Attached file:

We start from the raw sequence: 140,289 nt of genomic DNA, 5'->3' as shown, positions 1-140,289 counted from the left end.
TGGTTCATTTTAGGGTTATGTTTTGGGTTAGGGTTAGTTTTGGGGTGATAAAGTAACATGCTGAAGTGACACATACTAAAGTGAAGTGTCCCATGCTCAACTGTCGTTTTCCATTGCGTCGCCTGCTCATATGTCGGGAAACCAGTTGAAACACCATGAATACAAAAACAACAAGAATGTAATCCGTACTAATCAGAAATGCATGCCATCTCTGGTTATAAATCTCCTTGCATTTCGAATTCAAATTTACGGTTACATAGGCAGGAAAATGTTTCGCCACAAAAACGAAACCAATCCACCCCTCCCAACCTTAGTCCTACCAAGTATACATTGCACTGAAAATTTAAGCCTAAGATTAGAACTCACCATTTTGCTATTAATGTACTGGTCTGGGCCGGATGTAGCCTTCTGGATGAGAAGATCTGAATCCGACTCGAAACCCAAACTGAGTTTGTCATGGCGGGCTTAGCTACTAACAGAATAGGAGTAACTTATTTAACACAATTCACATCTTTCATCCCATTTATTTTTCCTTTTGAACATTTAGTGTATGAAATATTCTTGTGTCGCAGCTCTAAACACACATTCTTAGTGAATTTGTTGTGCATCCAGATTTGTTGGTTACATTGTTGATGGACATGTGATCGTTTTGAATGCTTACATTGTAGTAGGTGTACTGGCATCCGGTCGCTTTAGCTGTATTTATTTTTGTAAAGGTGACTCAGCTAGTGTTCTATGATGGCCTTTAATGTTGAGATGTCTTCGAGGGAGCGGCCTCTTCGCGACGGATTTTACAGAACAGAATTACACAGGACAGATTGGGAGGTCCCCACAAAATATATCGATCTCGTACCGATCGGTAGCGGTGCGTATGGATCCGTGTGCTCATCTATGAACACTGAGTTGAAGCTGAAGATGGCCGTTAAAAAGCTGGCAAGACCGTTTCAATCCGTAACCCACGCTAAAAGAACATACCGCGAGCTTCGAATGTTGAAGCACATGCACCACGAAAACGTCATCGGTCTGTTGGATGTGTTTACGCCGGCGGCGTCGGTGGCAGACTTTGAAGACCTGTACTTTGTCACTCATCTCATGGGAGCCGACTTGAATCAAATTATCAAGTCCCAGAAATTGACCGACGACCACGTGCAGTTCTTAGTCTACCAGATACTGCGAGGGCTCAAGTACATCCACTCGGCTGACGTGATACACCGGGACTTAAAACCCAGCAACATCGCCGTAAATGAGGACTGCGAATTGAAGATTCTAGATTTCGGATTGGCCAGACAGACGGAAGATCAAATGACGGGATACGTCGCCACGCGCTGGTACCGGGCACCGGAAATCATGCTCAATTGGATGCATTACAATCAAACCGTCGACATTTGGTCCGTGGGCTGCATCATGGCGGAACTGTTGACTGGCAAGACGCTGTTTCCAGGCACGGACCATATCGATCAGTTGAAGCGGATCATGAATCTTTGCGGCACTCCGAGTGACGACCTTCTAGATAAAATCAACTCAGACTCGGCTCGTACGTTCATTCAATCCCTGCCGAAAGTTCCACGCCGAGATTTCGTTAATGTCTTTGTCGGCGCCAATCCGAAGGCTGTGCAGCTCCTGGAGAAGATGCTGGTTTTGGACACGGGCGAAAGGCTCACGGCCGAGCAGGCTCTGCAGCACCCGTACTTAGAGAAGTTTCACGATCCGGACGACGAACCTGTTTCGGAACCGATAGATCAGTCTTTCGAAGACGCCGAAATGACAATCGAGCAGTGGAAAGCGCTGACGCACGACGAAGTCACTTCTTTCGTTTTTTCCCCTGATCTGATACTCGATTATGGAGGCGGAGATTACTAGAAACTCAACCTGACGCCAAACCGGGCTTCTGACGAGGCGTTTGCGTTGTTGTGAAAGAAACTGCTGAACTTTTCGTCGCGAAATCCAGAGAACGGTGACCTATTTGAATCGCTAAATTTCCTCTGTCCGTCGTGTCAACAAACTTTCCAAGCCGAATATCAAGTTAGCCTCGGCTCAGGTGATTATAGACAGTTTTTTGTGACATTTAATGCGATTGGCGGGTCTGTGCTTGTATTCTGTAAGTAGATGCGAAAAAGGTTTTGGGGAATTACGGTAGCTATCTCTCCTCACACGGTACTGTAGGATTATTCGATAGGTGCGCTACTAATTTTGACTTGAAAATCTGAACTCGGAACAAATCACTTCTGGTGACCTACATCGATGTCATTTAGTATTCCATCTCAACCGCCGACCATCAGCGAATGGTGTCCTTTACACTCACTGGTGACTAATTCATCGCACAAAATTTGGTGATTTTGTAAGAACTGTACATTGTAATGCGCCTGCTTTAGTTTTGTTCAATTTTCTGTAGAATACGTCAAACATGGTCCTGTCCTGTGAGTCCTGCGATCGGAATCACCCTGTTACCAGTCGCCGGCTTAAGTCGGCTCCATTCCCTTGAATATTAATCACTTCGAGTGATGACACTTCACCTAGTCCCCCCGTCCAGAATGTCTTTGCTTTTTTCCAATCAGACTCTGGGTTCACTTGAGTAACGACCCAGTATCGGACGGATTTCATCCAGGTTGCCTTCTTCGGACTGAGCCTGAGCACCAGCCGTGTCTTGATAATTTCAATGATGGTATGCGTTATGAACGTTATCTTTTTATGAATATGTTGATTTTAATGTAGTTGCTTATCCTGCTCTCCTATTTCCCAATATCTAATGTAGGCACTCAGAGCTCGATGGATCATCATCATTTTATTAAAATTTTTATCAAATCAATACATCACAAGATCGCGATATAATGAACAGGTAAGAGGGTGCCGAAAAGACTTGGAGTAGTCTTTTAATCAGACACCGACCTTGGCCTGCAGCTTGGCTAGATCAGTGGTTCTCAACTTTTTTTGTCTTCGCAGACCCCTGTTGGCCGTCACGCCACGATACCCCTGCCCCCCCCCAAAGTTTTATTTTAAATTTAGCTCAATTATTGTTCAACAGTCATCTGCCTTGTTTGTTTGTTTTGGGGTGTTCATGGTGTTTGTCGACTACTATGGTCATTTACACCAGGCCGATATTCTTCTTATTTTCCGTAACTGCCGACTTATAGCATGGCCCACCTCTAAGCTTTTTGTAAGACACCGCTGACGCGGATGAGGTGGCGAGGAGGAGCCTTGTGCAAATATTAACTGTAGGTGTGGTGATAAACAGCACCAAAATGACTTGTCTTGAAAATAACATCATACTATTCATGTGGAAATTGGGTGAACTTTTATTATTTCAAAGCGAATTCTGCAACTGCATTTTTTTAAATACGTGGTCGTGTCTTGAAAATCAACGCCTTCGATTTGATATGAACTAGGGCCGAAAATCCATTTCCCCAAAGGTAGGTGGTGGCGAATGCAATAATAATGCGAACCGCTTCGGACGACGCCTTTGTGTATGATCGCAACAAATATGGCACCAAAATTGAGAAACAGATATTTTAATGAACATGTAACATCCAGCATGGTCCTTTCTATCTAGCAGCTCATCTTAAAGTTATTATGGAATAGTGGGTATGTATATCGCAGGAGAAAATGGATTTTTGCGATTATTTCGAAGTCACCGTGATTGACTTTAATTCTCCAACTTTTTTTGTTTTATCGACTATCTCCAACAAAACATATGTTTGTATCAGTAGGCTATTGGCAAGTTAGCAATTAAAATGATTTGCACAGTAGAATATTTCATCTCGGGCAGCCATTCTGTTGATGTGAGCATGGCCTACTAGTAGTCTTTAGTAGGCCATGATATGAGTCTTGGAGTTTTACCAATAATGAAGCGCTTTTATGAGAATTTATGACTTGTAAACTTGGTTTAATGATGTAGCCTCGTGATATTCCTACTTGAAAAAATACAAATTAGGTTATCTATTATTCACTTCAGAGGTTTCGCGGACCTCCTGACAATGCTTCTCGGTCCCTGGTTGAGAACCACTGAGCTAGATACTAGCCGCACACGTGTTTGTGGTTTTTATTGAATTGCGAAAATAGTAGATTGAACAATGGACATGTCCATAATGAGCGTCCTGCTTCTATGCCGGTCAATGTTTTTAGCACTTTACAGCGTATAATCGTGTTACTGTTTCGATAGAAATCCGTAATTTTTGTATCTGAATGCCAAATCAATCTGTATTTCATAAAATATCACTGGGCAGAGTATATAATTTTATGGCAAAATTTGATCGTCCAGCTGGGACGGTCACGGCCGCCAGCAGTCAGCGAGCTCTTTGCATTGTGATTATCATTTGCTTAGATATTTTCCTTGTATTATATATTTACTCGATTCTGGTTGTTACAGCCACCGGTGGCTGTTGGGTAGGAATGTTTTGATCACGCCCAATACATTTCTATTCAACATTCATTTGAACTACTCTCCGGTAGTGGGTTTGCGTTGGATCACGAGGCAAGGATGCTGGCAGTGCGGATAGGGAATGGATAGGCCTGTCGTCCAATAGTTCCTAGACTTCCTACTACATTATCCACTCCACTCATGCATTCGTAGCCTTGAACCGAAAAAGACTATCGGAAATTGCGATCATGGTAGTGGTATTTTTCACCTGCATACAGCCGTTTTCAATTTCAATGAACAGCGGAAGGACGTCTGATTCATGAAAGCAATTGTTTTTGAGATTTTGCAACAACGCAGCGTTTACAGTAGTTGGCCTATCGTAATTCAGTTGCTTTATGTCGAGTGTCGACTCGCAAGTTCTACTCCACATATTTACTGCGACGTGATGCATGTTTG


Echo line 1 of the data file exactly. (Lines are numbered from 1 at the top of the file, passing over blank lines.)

We start from the raw sequence: 140,289 nt of genomic DNA, 5'->3' as shown, positions 1-140,289 counted from the left end.